The Rouse Ball Lecture for 2011

Professor Luis Caffarelli

University of Texas at Austin

Non linear problems involving non local diffusions

28 April 2011 at 12 noon in Room 3, Mill Lane lecture rooms.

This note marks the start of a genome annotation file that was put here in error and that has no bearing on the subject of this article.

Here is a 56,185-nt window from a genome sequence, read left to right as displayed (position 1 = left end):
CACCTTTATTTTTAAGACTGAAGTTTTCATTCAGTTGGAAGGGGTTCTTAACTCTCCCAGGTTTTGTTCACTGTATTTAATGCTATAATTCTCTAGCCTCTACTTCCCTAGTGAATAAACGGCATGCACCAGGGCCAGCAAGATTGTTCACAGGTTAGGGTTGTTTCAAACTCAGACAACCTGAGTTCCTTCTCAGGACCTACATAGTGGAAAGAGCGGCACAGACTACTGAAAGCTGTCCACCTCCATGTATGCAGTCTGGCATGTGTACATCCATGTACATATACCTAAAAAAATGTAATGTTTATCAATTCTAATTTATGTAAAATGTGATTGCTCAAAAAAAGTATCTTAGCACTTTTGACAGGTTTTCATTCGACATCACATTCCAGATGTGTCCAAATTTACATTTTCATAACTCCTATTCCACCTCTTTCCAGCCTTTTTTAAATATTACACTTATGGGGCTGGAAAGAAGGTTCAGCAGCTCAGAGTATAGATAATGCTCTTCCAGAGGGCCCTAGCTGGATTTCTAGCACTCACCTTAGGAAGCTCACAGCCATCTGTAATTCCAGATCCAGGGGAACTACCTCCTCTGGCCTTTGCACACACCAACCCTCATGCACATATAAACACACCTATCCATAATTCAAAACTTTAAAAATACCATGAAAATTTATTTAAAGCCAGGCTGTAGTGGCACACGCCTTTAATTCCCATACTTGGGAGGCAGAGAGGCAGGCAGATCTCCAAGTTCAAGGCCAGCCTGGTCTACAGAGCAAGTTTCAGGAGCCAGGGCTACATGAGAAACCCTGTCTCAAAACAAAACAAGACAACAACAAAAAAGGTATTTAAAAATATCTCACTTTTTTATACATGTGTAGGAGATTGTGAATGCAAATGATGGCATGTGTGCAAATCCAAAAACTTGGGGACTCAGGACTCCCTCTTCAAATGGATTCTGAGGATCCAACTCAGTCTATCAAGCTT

Diffusion is a very common model for motion in physics, chemistry, biology and in the social sciences. Typically, populations of particles or molecules, or individuals tend to 'equilibrate' by moving into less populated areas. The macroscopic phenomenon of linear diffusion is generated by the microscopic phenomenon of random Brownian motion (the infinitesimal limit of short uncorrelated steps taken at small time intervals). The latter is a commonly used model to represent uncertainty in particle motion. However, much more complicated processes occur in many important applications, such as diffusion of a non-infinitesimal non-local nature, where the motion at a given point in space is influenced by events at many different scales. Such processes arise in many different contexts, for example in continuum mechanics when surface diffusion is influenced by spatial considerations (semipermeable membranes, the quasigeostrophic equation for atmospheric and oceanic flows) and in problems involving phase transitions. On a probabilistic level non-infinitesimal diffusions are often described by Levy-type jump processes (a significant generalisation of Brownian motion). We shall discuss some important nonlinear partial differential problems involving such diffusion processes.